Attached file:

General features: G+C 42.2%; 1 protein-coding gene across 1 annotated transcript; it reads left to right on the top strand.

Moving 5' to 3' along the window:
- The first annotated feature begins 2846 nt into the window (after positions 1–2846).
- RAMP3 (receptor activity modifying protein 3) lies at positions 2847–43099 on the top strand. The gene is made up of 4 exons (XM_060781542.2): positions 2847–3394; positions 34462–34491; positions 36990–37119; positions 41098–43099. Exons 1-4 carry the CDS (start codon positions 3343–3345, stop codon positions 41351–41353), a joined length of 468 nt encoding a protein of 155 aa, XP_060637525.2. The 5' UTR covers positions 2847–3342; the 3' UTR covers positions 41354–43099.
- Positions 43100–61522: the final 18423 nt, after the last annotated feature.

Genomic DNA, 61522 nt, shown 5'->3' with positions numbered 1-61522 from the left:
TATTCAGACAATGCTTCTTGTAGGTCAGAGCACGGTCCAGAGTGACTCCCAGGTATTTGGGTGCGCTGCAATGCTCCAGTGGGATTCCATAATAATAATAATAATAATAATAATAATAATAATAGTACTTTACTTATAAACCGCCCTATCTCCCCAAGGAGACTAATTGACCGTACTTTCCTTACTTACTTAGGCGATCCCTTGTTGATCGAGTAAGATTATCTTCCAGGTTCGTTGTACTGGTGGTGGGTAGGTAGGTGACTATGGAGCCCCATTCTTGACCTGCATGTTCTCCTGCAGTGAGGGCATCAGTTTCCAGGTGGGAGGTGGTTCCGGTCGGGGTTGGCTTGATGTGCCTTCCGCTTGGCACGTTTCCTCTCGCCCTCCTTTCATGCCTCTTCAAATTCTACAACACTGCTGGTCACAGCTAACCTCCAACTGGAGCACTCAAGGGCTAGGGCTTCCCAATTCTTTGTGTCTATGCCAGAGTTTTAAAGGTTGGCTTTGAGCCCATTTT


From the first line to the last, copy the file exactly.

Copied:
General features: G+C 42.2%; 1 protein-coding gene across 1 annotated transcript; it reads left to right on the top strand.

Moving 5' to 3' along the window:
- The first annotated feature begins 2846 nt into the window (after positions 1–2846).
- RAMP3 (receptor activity modifying protein 3) lies at positions 2847–43099 on the top strand. The gene is made up of 4 exons (XM_060781542.2): positions 2847–3394; positions 34462–34491; positions 36990–37119; positions 41098–43099. Exons 1-4 carry the CDS (start codon positions 3343–3345, stop codon positions 41351–41353), a joined length of 468 nt encoding a protein of 155 aa, XP_060637525.2. The 5' UTR covers positions 2847–3342; the 3' UTR covers positions 41354–43099.
- Positions 43100–61522: the final 18423 nt, after the last annotated feature.

Genomic DNA, 61522 nt, shown 5'->3' with positions numbered 1-61522 from the left:
TATTCAGACAATGCTTCTTGTAGGTCAGAGCACGGTCCAGAGTGACTCCCAGGTATTTGGGTGCGCTGCAATGCTCCAGTGGGATTCCATAATAATAATAATAATAATAATAATAATAATAATAGTACTTTACTTATAAACCGCCCTATCTCCCCAAGGAGACTAATTGACCGTACTTTCCTTACTTACTTAGGCGATCCCTTGTTGATCGAGTAAGATTATCTTCCAGGTTCGTTGTACTGGTGGTGGGTAGGTAGGTGACTATGGAGCCCCATTCTTGACCTGCATGTTCTCCTGCAGTGAGGGCATCAGTTTCCAGGTGGGAGGTGGTTCCGGTCGGGGTTGGCTTGATGTGCCTTCCGCTTGGCACGTTTCCTCTCGCCCTCCTTTCATGCCTCTTCAAATTCTACAACACTGCTGGTCACAGCTAACCTCCAACTGGAGCACTCAAGGGCTAGGGCTTCCCAATTCTTTGTGTCTATGCCAGAGTTTTAAAGGTTGGCTTTGAGCCCATTTT